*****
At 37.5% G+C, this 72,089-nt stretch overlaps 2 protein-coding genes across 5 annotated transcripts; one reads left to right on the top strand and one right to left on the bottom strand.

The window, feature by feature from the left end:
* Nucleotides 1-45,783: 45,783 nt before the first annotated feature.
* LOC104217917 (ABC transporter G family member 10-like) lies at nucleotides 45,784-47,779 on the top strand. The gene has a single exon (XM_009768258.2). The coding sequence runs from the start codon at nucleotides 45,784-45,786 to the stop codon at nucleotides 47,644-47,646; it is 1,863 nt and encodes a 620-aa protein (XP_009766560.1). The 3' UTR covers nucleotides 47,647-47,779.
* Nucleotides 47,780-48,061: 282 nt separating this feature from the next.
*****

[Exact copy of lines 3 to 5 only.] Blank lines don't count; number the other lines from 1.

* Nucleotides 1-45,783: 45,783 nt before the first annotated feature.
* LOC104217917 (ABC transporter G family member 10-like) lies at nucleotides 45,784-47,779 on the top strand. The gene has a single exon (XM_009768258.2). The coding sequence runs from the start codon at nucleotides 45,784-45,786 to the stop codon at nucleotides 47,644-47,646; it is 1,863 nt and encodes a 620-aa protein (XP_009766560.1). The 3' UTR covers nucleotides 47,647-47,779.
* Nucleotides 47,780-48,061: 282 nt separating this feature from the next.